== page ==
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I do not play well with sleep deprivation. And trans-Atlantic red-eye flights in economy class are an exercise in sleep deprivation for me; I can't sleep sitting up. So, having gotten home more or less alive, I've just slept for about 18 hours straight; now I will try to stay away for eight to twelve hours before I succumb again.

William Gibson wrote, somewhat tongue-in-cheek, that when we fly across time zones our souls can't keep up with us, and take a few days to catch up; I think he's onto something.

33 Comments

1:

This is why I despise Daylight Savings Time. In my mind, it makes everyone fly across a timezone and get a taste of jet lag as a result, twice a year.

2:

and wasn't it Bruce Sterling (can never remember these things) who said something to the effect of jetlag being his drug of choice?

3:

IIRC, most people recover from jetlag at approximately one timezone per day, so the switch to DST should affect you for about a day. Many people vary the time that they go to sleep by more than one hour over the course of a normal week, so the effect of DST is probably like staying up late on Friday night.

I can't say as I have ever noticed any jetlag like effects from DST. It takes at least 4-5 hours to generate a noticeable effect for me, and it's really bad only when day/night are completely flipped. With transatlantic flight, the lack of sleep on the flight is worse than the jetlag. It's transpacific that really sucks.

4:

Not just transpacific; flying from the UK to Australia is a very special experience indeed (and I'd advise anyone doing so to budget at least two days after arrival before they plan on doing anything more intellectually challenging than tying their shoelaces).

5:

Charlie @4:

I imagine that the change of season and altered day length must add to the fun.

6:

I've always agreed with that Gibson line. My worst was a trip from Boston to Moscow via Frankfurt in January a couple of years ago.

Overnight flight to Frankfurt then connect to Moscow. Left in the dark, arrived in Frankfurt in the dark, arrived in Moscow in the dark to -30C temps. I felt like my soul took the long way around in catching up.

Charlie, just picked up Saturn's Children and am enjoying it muchly - nice work!

7:

Modafinil might just possibly be your friend, unless of course it raises moral issues or gives you hives or something.

8:

The worst side effect of jet lag is an endless barrage of useless advice from friends on how to counter it. Nothing like hearing people yammer on when feel like complete shit. As best I can tell, it just affects some people more than others.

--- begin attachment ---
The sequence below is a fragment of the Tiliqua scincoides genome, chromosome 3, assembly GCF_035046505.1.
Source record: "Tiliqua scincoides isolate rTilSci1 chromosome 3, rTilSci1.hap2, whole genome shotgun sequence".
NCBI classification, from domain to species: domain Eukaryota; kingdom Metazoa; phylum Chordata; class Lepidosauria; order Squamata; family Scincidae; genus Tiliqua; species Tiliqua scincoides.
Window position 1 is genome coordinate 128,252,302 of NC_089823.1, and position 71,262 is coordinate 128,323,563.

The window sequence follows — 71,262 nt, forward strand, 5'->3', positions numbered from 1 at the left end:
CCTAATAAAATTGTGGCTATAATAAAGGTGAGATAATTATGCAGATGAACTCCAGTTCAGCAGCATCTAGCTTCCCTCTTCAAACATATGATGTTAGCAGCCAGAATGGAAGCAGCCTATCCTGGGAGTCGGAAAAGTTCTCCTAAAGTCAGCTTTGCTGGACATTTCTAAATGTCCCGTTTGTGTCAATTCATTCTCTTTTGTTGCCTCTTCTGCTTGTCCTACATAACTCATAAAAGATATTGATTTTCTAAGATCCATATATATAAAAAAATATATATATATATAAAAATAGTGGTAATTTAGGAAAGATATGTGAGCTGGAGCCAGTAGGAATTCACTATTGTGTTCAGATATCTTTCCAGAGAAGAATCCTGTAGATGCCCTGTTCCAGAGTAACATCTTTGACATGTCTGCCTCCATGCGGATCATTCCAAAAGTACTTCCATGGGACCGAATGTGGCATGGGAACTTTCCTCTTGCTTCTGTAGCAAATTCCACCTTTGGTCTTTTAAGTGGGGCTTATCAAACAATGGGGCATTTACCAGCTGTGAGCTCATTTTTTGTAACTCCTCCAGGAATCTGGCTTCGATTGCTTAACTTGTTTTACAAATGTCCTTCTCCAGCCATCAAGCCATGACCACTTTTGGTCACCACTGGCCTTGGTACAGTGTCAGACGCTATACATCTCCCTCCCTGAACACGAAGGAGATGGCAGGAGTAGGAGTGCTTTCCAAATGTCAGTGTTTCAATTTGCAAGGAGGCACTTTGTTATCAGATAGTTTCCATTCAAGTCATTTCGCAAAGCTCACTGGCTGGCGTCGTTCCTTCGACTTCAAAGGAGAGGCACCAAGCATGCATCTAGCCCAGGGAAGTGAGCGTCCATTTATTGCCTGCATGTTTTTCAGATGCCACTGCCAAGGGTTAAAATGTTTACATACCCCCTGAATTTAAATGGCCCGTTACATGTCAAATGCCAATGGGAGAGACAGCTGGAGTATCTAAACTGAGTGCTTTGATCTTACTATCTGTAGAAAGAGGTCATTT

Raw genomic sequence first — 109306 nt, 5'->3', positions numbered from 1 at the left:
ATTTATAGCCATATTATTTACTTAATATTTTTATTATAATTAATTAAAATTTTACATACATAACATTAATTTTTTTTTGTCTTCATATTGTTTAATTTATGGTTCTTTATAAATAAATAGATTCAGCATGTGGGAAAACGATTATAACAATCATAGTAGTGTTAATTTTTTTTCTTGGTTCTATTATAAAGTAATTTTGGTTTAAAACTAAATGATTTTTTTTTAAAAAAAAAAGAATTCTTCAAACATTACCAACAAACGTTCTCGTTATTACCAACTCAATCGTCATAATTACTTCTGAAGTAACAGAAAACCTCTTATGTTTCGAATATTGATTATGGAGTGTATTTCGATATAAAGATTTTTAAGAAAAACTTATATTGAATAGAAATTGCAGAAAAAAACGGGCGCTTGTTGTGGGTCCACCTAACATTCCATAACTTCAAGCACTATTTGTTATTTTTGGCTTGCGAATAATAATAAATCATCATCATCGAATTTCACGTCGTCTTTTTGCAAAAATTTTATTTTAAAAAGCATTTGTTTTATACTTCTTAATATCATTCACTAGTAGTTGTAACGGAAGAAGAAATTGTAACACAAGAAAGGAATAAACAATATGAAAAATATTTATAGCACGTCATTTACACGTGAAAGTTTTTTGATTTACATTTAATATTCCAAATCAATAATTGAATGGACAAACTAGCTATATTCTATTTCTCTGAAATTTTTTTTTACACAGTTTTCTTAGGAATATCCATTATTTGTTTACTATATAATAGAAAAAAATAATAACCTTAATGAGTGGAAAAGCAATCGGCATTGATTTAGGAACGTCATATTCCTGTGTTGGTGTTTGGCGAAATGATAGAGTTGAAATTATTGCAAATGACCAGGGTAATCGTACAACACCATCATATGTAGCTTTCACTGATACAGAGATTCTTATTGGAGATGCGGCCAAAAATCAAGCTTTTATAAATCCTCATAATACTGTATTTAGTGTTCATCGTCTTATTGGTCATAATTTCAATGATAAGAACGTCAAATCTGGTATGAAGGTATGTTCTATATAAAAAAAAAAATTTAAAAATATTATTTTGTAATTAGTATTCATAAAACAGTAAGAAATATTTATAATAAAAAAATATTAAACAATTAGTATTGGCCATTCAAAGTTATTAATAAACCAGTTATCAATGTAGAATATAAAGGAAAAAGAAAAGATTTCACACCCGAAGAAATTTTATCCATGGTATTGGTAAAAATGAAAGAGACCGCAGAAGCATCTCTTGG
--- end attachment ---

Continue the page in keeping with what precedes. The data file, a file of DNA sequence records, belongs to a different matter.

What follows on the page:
9:

I'm pretty sure that's just a paraphrase of something in one of The Hitchhikers' Guide to the Galaxy, but I'm afraid I can't quote chapter and verse.

10:

The deep problems of jet lag are because the human body has different biological clocks for different organs and tissues, so that chaotic dynamics occur during attempted resynchronization. One suffers no less if one apprehends an emergent phenomenon whose cure has not yet been devised by complexity theory.

11:

I always thought I couldn't sleep sitting up on a plane until I got noise canceling headphones (of course, business class helps too...). That and some kind of head position control works wonders for me. Recommended:

Noisebuster
http://www.noisebuster.net/
http://www.amazon.com/Noisebuster-NB-Noise-Canceling-Headphones/dp/B000RZWK4C/ref=pd_bbs_sr_2?ie=UTF8&s=hpc&qid=1218643149&sr=8-2
I've bought from Active Forever (in the US) with no problem.

Lewis and Clark inflatable neck pillow
http://www.amazon.com/Lewis-and-Clark-520-Inflatable/dp/B000IKK39U/ref=sr_1_2?ie=UTF8&s=hpc&qid=1218643240&sr=1-2
Better quality than a lot of them. Note that putting a pillow around your neck can be quite warm.

Ymmv,
Steve

12:

Charlie @4:

If you are doing UK to Aus I heartily recommend leaving 10-12 hours between legs of the flight and getting a room in an airport hotel. You still get jet lag, but its not the brain crunching where-am-I? kind.

Getting back to Heathrow at the end still saps your will to live though - its such a dive.